The paper notes that there is currently no identified funding source for the $100 billion it will take to extend the rail project from the Central Valley to its original goals, Los Angeles and San Francisco. The publication is likely starting to bail out the Democratic lawmakers and politicians who foisted this project on its citizens with fantasies about speed, jobs, and energy savings.

In fact, Democrats in the California legislature are begging for an end to the $105 billion project, of which about $10 billion has been spent.

“There is no confidence in the project,” said Speaker Anthony Rendon, a Los Angeles Democrat. “We had an end date of 2020 and now we don’t have an end date.”

In his negotiations with the Legislature, Newsom has offered several billion dollars of sweeteners to the urban centers to get the $4.2 billion. So far, the Assembly has not bitten.

Newsom’s office did not respond to a request for comment.

Against this backdrop, Rendon and a majority of Democrats in the Assembly want to essentially detonate Newsom’s plan for the rail.

Asked in a recent interview what he could not accept, Rendon said, “I think this strict adherence to the current project is not really what we’re interested in.”

I suspect the project will be terminated entirely when the Democrats can find a way to blame this epic failure on Republicans. Given how few GOP members there are with any political power in this state, Trump will somehow end up with the blame.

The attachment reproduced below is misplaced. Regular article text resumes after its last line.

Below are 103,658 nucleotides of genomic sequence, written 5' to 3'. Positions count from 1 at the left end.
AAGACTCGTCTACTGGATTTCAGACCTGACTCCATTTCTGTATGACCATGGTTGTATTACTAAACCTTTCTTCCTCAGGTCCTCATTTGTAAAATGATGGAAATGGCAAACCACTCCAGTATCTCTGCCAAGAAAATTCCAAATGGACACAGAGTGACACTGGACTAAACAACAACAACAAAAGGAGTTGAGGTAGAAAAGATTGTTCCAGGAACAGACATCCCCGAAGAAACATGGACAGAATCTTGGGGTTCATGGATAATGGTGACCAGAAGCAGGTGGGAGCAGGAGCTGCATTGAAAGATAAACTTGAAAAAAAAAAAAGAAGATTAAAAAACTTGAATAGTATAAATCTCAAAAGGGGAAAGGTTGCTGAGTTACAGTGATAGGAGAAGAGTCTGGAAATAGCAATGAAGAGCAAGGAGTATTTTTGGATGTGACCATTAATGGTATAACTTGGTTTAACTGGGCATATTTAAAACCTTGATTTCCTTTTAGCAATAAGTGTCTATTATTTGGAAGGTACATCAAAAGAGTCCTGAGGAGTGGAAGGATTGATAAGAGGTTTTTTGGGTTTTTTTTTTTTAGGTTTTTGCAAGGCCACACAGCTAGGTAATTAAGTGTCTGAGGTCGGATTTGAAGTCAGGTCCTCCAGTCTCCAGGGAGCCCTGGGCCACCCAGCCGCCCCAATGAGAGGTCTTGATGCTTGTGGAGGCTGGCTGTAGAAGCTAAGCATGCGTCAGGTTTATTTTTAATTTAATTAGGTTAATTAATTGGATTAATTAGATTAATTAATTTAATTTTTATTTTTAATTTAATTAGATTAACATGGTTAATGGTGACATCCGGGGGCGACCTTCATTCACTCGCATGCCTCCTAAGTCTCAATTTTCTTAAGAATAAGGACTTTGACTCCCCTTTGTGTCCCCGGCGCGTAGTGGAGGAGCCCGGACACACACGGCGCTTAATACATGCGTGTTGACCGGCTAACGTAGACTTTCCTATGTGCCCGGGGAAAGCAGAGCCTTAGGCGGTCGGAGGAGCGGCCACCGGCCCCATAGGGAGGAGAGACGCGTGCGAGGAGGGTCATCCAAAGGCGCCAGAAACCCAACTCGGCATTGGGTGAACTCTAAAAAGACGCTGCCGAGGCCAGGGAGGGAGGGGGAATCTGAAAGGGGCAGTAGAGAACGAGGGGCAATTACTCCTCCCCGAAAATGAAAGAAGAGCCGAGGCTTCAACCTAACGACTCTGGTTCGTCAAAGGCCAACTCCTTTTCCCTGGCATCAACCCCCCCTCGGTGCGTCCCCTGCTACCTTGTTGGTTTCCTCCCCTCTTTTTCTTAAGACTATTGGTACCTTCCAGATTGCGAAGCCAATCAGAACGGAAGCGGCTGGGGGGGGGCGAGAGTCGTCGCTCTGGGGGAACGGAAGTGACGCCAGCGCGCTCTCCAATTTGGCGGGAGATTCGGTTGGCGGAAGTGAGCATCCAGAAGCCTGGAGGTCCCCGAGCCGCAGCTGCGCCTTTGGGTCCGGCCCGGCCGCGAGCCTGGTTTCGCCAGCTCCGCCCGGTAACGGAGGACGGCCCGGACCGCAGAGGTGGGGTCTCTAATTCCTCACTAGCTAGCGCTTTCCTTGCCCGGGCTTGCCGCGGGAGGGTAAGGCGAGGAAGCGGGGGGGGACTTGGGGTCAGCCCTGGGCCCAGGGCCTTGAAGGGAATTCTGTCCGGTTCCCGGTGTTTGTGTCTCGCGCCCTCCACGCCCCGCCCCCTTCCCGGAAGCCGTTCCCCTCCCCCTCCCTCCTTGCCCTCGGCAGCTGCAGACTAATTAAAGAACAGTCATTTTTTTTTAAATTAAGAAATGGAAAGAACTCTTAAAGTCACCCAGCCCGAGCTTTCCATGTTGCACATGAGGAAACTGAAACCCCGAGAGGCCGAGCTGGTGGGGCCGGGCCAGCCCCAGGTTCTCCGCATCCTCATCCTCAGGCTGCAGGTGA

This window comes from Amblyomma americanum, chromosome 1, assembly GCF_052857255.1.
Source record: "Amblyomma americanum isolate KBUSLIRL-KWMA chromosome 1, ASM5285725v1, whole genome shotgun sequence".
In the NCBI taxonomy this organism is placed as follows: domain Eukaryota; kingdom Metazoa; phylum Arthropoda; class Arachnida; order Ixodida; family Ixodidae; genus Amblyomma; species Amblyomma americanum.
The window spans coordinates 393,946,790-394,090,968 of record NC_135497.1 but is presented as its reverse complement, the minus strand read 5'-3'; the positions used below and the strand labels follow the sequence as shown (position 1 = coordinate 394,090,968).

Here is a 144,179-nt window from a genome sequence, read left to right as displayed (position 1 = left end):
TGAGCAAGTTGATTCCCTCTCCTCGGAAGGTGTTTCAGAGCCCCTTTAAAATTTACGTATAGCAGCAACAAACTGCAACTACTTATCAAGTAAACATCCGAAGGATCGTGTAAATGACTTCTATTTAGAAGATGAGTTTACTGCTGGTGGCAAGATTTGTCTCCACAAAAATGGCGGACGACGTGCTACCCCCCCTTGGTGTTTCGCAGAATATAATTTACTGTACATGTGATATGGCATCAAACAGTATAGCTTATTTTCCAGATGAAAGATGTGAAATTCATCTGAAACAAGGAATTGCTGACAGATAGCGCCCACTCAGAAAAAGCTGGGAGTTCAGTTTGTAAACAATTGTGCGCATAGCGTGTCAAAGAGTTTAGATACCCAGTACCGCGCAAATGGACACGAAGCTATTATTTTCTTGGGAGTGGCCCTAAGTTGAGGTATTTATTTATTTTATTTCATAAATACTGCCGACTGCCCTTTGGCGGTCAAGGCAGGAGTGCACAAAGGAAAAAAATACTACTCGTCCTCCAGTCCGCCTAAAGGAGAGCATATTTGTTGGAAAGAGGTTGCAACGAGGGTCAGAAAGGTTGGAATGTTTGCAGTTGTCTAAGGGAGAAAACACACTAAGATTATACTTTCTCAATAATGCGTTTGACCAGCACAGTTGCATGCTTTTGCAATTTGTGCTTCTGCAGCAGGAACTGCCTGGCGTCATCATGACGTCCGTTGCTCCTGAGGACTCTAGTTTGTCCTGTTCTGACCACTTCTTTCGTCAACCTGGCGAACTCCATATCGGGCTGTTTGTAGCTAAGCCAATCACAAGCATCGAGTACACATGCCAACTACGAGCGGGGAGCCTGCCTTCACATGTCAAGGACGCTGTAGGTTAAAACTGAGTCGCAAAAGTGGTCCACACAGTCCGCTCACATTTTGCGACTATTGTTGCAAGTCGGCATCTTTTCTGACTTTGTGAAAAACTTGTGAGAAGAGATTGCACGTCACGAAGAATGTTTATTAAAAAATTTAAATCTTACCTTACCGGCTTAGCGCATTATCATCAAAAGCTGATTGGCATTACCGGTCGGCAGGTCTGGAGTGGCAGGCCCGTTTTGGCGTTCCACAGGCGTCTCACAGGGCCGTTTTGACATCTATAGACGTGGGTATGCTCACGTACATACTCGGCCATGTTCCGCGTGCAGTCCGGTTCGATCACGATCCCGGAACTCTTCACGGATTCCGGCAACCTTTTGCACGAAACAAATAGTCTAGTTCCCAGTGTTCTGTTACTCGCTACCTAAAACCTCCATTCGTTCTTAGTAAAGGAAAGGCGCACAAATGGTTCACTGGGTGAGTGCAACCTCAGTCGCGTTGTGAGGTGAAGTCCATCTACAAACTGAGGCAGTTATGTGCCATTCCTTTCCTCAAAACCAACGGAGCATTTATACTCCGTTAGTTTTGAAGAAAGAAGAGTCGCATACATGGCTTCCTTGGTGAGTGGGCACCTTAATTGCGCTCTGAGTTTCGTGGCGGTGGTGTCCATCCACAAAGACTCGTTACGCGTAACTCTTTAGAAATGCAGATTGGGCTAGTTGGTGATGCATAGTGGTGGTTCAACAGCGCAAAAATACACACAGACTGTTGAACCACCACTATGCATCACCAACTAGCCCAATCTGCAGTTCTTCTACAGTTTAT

Meanwhile, there are some real gems in this piece. For example, a French company tried to come to California’s aid in the early 2000s. It left for the less politically dysfunctional country of Morocco.

The state was warned repeatedly that its plans were too complex. SNCF, the French national railroad, was among bullet train operators from Europe and Japan that came to California in the early 2000s with hopes of getting a contract to help develop the system.

The company’s recommendations for a direct route out of Los Angeles and a focus on moving people between Los Angeles and San Francisco were cast aside, said Dan McNamara, a career project manager for SNCF.

The company pulled out in 2011.

“There were so many things that went wrong,” Mr. McNamara said. “SNCF was very angry. They told the state they were leaving for North Africa, which was less politically dysfunctional. They went to Morocco and helped them build a rail system.”